How to make or amend a Will during the pandemic
During this period of National crisis, is it sensible to tackle some of life’s most important tasks, protecting your family’s best interests.
Many people in Staines and the surrounding area are aware of this and have been contacting us at Dale & Newbery in recent weeks to make or amend their Will.
While the UK lockdown has made this more challenging, we have been working hard to come up with solutions to this issue that are practical for our clients, whilst also adhering to the government guidelines on minimising social contact.
As solicitors, we’re able to work from home and have all the necessary technology that enables secure working, meaning that we are still able to engage and service our clients as we would when in the office.
So, what is the best way to make or amend a Will in Staines during the lockdown?
Instructions can often be taken over the phone or via video link and then a draft Will sent via email or post for consideration and approval.
Once agreed, the Will, by law has to be witnessed by the will maker in the presence of two independent witnesses. Neither of the witnesses can be from those who will gain from the will (or their spouse), so that would generally include family members or partners.
Obviously, the witnessing of a Will during lockdown is not an easy task but there are ways around it, such as arranging a meeting in a place that you are able to social distance, such as our car park or if you prefer to deal with it at home, in your street or garden with your solicitor and another member of our staff overseeing things, or with neighbours or friends acting as witnesses, but always keeping 2m apart.
We would also recommend that different pens are used by each individual and gloves are worn by each of the parties to protect themselves.
We are always happy to oversee the signing and witnessing otherwise we can send your Will to you to deal with at home.
Once signed the Will can then be placed in a pre-paid envelope, which we will send you, and posted back to us at Dale and Newbery.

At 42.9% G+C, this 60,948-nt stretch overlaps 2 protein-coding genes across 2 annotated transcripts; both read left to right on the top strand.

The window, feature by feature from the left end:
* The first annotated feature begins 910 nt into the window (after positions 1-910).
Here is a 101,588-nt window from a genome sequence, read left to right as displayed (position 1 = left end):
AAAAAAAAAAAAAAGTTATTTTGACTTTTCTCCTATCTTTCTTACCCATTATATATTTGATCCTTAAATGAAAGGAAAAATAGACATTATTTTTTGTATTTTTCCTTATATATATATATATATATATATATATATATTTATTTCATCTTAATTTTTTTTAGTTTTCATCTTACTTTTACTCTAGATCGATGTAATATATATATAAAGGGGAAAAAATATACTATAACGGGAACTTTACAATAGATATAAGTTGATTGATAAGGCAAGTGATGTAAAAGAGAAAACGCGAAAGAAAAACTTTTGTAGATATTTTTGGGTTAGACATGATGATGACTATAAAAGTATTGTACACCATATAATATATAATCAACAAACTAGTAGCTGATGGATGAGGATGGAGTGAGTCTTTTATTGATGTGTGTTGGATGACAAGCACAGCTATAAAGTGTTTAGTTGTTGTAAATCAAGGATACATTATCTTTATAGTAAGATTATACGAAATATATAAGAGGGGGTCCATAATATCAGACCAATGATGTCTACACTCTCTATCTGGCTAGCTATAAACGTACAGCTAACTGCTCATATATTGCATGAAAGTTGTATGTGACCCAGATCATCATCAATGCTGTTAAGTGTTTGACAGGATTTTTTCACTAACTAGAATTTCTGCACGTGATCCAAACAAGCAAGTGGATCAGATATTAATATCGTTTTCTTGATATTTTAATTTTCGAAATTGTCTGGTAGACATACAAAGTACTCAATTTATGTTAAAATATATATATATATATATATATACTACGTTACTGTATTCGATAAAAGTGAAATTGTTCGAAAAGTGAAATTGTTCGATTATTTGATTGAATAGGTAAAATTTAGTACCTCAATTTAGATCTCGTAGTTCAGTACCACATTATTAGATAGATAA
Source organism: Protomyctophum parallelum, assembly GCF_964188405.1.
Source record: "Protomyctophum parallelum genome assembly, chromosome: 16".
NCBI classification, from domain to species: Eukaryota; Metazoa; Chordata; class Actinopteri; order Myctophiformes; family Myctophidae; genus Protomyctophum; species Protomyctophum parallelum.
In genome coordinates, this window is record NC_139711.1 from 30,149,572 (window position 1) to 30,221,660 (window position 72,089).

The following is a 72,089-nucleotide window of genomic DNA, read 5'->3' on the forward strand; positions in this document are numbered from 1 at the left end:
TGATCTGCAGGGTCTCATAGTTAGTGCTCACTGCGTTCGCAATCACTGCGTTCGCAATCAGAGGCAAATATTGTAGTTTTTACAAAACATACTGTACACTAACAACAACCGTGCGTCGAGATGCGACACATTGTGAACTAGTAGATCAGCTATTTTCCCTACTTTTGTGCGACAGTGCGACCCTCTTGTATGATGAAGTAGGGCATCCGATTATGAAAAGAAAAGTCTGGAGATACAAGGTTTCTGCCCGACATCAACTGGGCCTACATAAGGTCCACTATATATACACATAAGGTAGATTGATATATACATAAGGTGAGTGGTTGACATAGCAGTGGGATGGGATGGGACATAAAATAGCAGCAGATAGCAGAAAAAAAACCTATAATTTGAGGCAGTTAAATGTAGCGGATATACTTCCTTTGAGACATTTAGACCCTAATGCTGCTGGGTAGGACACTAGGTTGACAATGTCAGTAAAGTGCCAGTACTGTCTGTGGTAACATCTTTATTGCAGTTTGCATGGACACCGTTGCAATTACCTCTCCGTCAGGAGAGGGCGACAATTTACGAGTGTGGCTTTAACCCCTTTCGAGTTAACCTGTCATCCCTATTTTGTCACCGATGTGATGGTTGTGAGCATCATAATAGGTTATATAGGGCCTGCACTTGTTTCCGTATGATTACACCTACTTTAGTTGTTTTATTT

The government has said that people can leave their homes to help a vulnerable person and we would say that helping someone who wishes to get their affairs in order at this time would qualify as long as the government and NHS guidelines on safe distancing are adhered to.
Furthermore, Solicitors acting in connection with the execution of Wills are key workers according to the Ministry of Justice guidance.
Why can’t Wills be signed electronically?
There has been a long standing concern that if wills are signed electronically that this would increase the opportunity for fraud and abuse, whereas a physical signature identifies a person with others witnesses supporting this.
The Law Society and The Society of Trust and Estate Practitioners (STEP) are lobbying the government to relax the witnessing requirements. However, nothing, as yet has been amended and therefore wills still require two witnesses.
Frequently, we stress how professionally drafted legally valid Wills give great peace of mind and this is especially so in a period of history many of us could never have imagined we would ever see.
Taking the time to ensure that you have a legally valid Will, which will reflect your wishes, gives reassurance that your estate will be distributed in accordance with your wishes and takes the stress off your loved ones.
Failing to have a correctly drafted Will can cause terrible issues for families grieving the loss of a loved one, and problems arise more often than in the past generation due to the family unit often being more complex than it once was.
As we stated, the current climate has not hindered our ability to deliver legal services to our clients, and we are happy to help if you feel you need support and advice on making or amending your will or any other legal matter.
The Wills, Trusts and Probate Team here are open for business working remotely from their homes near Staines with all members of the team fully operational.
If you wish to know more about these issues, please contact us today.
We wish you well at this difficult time.
For the latest government advice on coronavirus, visit https://www.gov.uk/guidance/coronavirus-covid-19-information-for-the-public